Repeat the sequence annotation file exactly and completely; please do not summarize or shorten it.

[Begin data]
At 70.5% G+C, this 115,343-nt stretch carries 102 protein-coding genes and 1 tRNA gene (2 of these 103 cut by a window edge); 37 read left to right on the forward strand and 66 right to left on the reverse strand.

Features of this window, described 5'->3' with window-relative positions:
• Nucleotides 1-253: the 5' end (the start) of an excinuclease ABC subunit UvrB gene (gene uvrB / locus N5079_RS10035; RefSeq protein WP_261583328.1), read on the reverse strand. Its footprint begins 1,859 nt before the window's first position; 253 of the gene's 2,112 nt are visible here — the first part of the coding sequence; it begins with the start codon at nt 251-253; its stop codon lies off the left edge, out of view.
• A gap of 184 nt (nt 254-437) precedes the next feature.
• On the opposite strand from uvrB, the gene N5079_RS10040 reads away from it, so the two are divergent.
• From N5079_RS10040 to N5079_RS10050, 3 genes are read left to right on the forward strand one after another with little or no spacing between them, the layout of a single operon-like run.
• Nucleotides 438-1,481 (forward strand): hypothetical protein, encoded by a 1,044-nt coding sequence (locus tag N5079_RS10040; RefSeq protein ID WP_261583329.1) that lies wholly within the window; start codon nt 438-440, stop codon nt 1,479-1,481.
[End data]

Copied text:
At 70.5% G+C, this 115,343-nt stretch carries 102 protein-coding genes and 1 tRNA gene (2 of these 103 cut by a window edge); 37 read left to right on the forward strand and 66 right to left on the reverse strand.

Features of this window, described 5'->3' with window-relative positions:
• Nucleotides 1-253: the 5' end (the start) of an excinuclease ABC subunit UvrB gene (gene uvrB / locus N5079_RS10035; RefSeq protein WP_261583328.1), read on the reverse strand. Its footprint begins 1,859 nt before the window's first position; 253 of the gene's 2,112 nt are visible here — the first part of the coding sequence; it begins with the start codon at nt 251-253; its stop codon lies off the left edge, out of view.
• A gap of 184 nt (nt 254-437) precedes the next feature.
• On the opposite strand from uvrB, the gene N5079_RS10040 reads away from it, so the two are divergent.
• From N5079_RS10040 to N5079_RS10050, 3 genes are read left to right on the forward strand one after another with little or no spacing between them, the layout of a single operon-like run.
• Nucleotides 438-1,481 (forward strand): hypothetical protein, encoded by a 1,044-nt coding sequence (locus tag N5079_RS10040; RefSeq protein ID WP_261583329.1) that lies wholly within the window; start codon nt 438-440, stop codon nt 1,479-1,481.